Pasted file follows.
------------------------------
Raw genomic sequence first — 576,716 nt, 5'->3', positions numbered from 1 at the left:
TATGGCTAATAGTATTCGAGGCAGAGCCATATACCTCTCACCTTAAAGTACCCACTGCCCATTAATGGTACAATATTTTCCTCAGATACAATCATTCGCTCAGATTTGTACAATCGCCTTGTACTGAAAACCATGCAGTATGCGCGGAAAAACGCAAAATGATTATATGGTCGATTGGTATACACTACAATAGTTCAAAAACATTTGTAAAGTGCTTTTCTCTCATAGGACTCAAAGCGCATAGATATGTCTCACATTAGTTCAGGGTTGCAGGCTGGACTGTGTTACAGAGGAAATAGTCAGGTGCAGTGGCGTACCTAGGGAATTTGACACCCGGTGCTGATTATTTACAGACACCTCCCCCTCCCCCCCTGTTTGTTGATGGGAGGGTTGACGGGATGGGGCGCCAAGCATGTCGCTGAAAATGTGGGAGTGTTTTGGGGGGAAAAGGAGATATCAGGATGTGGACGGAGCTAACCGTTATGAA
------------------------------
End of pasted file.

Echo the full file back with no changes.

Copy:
Raw genomic sequence first — 576,716 nt, 5'->3', positions numbered from 1 at the left:
TATGGCTAATAGTATTCGAGGCAGAGCCATATACCTCTCACCTTAAAGTACCCACTGCCCATTAATGGTACAATATTTTCCTCAGATACAATCATTCGCTCAGATTTGTACAATCGCCTTGTACTGAAAACCATGCAGTATGCGCGGAAAAACGCAAAATGATTATATGGTCGATTGGTATACACTACAATAGTTCAAAAACATTTGTAAAGTGCTTTTCTCTCATAGGACTCAAAGCGCATAGATATGTCTCACATTAGTTCAGGGTTGCAGGCTGGACTGTGTTACAGAGGAAATAGTCAGGTGCAGTGGCGTACCTAGGGAATTTGACACCCGGTGCTGATTATTTACAGACACCTCCCCCTCCCCCCCTGTTTGTTGATGGGAGGGTTGACGGGATGGGGCGCCAAGCATGTCGCTGAAAATGTGGGAGTGTTTTGGGGGGAAAAGGAGATATCAGGATGTGGACGGAGCTAACCGTTATGAA